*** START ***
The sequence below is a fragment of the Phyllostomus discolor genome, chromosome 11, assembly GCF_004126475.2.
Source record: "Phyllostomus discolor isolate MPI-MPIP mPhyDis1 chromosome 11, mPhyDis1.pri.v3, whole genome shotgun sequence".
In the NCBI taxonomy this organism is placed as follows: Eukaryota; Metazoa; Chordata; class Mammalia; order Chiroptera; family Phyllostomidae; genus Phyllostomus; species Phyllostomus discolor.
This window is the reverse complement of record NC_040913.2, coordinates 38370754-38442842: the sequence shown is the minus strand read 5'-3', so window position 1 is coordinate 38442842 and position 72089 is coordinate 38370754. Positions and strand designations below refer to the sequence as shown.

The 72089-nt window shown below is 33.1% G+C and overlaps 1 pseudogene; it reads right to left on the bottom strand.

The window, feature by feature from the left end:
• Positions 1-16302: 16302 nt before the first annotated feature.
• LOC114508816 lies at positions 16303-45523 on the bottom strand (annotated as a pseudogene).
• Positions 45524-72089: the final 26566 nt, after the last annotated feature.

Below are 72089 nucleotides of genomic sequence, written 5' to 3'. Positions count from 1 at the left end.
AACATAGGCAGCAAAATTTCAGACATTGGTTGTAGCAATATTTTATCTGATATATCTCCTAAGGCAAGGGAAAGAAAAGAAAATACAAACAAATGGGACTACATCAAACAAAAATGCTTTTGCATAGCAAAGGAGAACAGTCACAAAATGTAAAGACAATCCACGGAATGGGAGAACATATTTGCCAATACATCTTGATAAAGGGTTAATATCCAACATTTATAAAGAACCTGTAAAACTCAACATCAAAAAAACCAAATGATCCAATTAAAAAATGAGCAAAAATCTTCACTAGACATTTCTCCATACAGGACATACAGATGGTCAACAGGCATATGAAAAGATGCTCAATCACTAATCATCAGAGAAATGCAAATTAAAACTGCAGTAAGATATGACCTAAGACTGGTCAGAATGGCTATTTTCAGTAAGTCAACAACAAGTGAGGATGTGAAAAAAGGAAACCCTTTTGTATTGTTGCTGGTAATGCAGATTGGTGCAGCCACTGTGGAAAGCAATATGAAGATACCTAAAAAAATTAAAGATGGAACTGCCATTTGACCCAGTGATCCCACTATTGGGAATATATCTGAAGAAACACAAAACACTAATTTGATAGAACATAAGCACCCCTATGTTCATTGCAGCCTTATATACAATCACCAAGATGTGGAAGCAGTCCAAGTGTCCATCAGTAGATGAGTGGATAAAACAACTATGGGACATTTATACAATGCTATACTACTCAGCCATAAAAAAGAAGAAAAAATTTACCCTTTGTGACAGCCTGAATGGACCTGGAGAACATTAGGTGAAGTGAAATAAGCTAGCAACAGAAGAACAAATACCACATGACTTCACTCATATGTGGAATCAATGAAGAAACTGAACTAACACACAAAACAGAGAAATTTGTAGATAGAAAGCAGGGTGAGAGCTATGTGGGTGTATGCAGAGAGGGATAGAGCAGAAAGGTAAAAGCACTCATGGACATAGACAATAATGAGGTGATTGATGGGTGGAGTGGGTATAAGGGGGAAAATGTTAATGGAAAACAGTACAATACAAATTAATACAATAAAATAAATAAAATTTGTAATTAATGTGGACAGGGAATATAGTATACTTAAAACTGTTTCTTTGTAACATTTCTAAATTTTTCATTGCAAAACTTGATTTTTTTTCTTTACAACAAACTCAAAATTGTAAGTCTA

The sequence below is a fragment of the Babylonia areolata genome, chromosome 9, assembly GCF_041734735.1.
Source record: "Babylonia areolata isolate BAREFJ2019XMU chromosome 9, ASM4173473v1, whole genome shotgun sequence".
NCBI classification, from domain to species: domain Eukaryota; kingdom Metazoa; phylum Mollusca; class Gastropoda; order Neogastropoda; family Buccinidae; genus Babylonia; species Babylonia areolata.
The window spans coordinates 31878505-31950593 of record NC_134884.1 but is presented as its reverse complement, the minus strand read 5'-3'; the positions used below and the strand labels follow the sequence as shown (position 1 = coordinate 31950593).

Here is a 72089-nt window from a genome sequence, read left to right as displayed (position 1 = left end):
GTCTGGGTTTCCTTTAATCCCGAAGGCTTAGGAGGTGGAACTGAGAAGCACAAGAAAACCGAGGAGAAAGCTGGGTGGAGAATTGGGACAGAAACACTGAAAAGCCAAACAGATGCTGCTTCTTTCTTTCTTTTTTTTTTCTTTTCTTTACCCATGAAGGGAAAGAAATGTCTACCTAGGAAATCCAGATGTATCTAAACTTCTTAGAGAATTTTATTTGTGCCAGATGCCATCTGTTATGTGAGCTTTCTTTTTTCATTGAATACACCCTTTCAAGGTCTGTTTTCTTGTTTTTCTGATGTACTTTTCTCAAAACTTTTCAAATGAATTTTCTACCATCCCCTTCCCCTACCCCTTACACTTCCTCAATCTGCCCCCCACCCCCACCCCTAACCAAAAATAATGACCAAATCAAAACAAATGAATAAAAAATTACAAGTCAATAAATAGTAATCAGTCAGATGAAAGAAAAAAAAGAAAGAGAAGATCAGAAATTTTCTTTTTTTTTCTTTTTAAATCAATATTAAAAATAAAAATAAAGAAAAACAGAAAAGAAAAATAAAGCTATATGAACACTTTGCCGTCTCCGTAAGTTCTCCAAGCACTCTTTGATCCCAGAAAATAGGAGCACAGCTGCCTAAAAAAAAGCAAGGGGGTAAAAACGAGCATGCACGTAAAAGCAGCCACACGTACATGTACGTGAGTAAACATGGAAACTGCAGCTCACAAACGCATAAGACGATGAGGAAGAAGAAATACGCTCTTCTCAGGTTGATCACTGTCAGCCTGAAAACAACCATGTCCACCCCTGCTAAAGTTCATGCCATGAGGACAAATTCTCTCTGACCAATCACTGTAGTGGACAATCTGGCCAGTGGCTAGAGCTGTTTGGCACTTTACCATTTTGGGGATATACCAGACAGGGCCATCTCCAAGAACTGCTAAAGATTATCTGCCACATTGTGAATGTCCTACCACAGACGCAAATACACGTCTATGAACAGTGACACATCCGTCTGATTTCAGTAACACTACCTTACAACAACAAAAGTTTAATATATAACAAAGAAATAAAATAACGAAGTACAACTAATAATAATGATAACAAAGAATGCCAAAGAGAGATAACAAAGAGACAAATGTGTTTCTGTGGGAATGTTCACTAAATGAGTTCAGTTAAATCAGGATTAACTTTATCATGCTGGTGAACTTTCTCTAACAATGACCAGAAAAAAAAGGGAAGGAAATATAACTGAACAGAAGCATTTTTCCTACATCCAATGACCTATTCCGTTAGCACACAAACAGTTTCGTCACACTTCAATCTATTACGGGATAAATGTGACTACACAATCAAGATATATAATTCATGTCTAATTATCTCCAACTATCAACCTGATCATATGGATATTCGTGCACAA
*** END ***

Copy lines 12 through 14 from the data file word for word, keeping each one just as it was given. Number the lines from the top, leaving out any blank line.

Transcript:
The sequence below is a fragment of the Babylonia areolata genome, chromosome 9, assembly GCF_041734735.1.
Source record: "Babylonia areolata isolate BAREFJ2019XMU chromosome 9, ASM4173473v1, whole genome shotgun sequence".
NCBI classification, from domain to species: domain Eukaryota; kingdom Metazoa; phylum Mollusca; class Gastropoda; order Neogastropoda; family Buccinidae; genus Babylonia; species Babylonia areolata.